By Donna Carter

With its remarkable bounty of attributes, this Gold Coast city that began as an 1800s fort town is a modern vacation venue with countless blessings, both natural and otherwise. First, its southeast coast location between Miami and Palm Beach guarantees year-round sunshine and a balmy sub-tropical climate – the perfect environment for its sweeping stretch of sand shore ranked among the most beautiful in the state. In fact, it was the city’s splendid beach that once attracted annual hordes of rowdy Spring Breakers, however, that era ended in the 1980s when Fort Lauderdale’s image took a turn from college student hangout to world-class holiday destination. With more than 11 kilometres of glistening sand and an impressive beachfront promenade flanked by an array of shops, restaurants and resort hotels, Fort Lauderdale’s outstanding waterfront is arguably its main attraction. Nevertheless, a multitude of entertainment options beyond the beach help make the city one of the Sunshine State’s most popular vacation spots.

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Water, Water Everywhere

With more than 480 kilometres of navigable inland waterways, it’s not surprising Fort Lauderdale earned the nickname, “Venice of America.” Its intricate network of water-filled tentacles (part of the Intracoastal Waterway) has proven to be a huge asset to the city as a tourist attraction. These manmade Venetian-style canals dredged in the 1920s are water routes to city hotels, restaurants, top attractions, shopping and multi-million-dollar mansions. A variety of ways to explore the web of waterways includes kayak tours, sightseeing cruises, water taxis and even Italian-style gondolas. The romance of a moonlight cruise on the canals can easily cause visitors to wonder if they are in Fort Lauderdale or Venice.

Los Olas Boulevard

Located in the heart of the city, this is the town’s busiest and prettiest street. Popular day and night, this grand avenue divided by a landscaped median filled with tropical flowers and towering trees is a hub for dining, shopping, galleries, chic boutiques, sidewalk cafes, nightclubs, bars and even horse-drawn surrey rides. Known as the jewel of Fort Lauderdale, the street is filled with scores of restaurants offering every cuisine imaginable including Asian, Italian, Greek, Mexican, French and, of course, American. Shopping is endless where visitors can purchase everything from designer goods to souvenirs, and for nights on the town, there are options galore. Arguably the most famous is the beachfront Elbo Room, an enduring city landmark established in the late 1930s at the base of Las Olas. This still popular watering hole that rose to fame when it was featured in the 1960 and 1984 remake of the movie, Where the Boys Are, has welcomed visitors from around the world for more than 70 years.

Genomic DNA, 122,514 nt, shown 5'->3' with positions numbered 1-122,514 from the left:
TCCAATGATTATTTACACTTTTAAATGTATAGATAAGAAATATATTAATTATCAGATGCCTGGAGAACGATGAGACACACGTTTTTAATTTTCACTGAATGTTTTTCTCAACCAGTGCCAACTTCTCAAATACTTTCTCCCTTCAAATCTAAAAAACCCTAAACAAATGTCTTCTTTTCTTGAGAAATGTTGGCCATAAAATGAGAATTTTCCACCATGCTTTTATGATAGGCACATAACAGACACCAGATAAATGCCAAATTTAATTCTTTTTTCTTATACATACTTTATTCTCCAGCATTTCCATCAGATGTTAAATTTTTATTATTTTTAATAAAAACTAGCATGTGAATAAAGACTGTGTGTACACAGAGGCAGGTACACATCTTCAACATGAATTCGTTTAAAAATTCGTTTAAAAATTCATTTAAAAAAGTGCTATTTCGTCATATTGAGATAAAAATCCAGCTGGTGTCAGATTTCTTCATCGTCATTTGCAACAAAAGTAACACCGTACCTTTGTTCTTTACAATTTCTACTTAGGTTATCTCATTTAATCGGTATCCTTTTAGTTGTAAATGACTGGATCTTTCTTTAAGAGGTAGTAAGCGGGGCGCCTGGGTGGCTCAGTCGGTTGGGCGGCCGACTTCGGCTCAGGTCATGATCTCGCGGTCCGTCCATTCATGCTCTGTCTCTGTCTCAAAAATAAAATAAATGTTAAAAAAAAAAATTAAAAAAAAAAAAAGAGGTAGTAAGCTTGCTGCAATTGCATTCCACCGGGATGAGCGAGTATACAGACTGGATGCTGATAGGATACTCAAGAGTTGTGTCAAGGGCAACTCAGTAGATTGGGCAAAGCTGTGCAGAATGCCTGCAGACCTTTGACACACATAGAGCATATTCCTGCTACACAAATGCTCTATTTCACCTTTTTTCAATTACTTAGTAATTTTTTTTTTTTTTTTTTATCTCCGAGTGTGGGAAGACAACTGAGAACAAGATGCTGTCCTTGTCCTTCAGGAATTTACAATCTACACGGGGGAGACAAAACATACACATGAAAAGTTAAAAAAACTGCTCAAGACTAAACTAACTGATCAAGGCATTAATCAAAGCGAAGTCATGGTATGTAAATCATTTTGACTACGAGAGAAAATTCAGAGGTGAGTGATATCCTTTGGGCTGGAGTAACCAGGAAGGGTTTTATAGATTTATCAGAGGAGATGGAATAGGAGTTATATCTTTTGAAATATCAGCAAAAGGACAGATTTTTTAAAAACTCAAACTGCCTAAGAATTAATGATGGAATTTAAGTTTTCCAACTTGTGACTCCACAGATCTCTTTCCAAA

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Halls Of Fame

Attracting thousands of visitors a year, the International Game Fishing Association’s Fishing Hall of Fame & Museum sets the standard for facilities dedicated to the sport of angling. Featured are interactive fishing-related kiosks, antique rod-and-reel displays, contemporary tackle exhibits, life-sized replicas of more than 200 species of fish and a virtual reality “Catch Gallery,” where visitors can try to reel in a marlin or sailfish. The city is also home to the International Swimming Hall of Fame, a shrine dedicated to the history of aquatic sports. Its host of artifacts includes the Olympic swimming medals earned by Johnny Weissmuller, the man also remembered for his movie role as Tarzan.

Reef & Wreck Diving

The waters off Fort Lauderdale are ranked among the world’s top ten dive destinations helped by the fact the Gulfstream current flows close to the city’s shoreline washing an extensive coral reef with clear, temperate waters and bringing along with it hundreds of species of tropical fish. The reef extends from Miami north to Palm Beach putting Fort Lauderdale smack in the middle of the tract with the largest number of dive sites including more than 100 reef and wreck locations. Many of the popular wreck sites were created through an artificial reef program involving the intentional sinking of derelict vessels including barges, freighters, tugs, schooners and Navy ships that now lie in varying depths at the bottom of the ocean floor. While most sites are less than a mile from shore, some are so close divers and snorkellers can swim to them.

Riverwalk Entertainment District

Located in the heart of downtown, bordering a three-kilometre stretch along the bank of the city’s New River, Fort Lauderdale’s Riverwalk Entertainment District features a host of unique galleries, fine dining, shopping, world-class concerts and a year-round roster of special cultural events. It also links many of the city’s historical landmarks and cultural establishments such as the Museum of Art, the Florida Historical Society Museum and the Broward Center for the Performing Arts, one of the state’s major performing arts venues. Always a bustling hive of activity, the district is also home to the Stranahan House, the city’s oldest surviving attraction. Built in 1901 and serving as Fort Lauderdale’s first trading post and meeting hall, the home’s furnishings and ancient photographs evoke the early days of the city well before the idea of it becoming one of Florida’s top vacation venues was ever conceived.

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